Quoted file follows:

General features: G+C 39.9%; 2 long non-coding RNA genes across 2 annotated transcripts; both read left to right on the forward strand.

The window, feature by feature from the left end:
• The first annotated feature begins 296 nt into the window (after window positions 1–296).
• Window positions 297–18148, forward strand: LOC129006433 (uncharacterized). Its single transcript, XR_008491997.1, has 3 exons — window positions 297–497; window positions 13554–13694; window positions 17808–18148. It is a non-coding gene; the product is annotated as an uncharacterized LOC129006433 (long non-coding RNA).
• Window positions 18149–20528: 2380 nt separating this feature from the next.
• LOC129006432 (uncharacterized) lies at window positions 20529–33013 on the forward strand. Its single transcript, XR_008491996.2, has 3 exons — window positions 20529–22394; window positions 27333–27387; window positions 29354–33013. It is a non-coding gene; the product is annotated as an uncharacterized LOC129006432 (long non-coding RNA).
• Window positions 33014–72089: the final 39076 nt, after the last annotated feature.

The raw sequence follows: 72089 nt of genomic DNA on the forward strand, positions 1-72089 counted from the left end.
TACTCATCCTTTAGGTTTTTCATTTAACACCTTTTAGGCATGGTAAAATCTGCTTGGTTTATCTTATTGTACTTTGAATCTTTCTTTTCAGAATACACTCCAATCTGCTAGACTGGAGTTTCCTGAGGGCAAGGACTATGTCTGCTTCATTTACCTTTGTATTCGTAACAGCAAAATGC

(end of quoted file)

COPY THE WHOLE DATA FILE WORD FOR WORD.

General features: G+C 39.9%; 2 long non-coding RNA genes across 2 annotated transcripts; both read left to right on the forward strand.

The window, feature by feature from the left end:
• The first annotated feature begins 296 nt into the window (after window positions 1–296).
• Window positions 297–18148, forward strand: LOC129006433 (uncharacterized). Its single transcript, XR_008491997.1, has 3 exons — window positions 297–497; window positions 13554–13694; window positions 17808–18148. It is a non-coding gene; the product is annotated as an uncharacterized LOC129006433 (long non-coding RNA).
• Window positions 18149–20528: 2380 nt separating this feature from the next.
• LOC129006432 (uncharacterized) lies at window positions 20529–33013 on the forward strand. Its single transcript, XR_008491996.2, has 3 exons — window positions 20529–22394; window positions 27333–27387; window positions 29354–33013. It is a non-coding gene; the product is annotated as an uncharacterized LOC129006432 (long non-coding RNA).
• Window positions 33014–72089: the final 39076 nt, after the last annotated feature.

The raw sequence follows: 72089 nt of genomic DNA on the forward strand, positions 1-72089 counted from the left end.
TACTCATCCTTTAGGTTTTTCATTTAACACCTTTTAGGCATGGTAAAATCTGCTTGGTTTATCTTATTGTACTTTGAATCTTTCTTTTCAGAATACACTCCAATCTGCTAGACTGGAGTTTCCTGAGGGCAAGGACTATGTCTGCTTCATTTACCTTTGTATTCGTAACAGCAAAATGC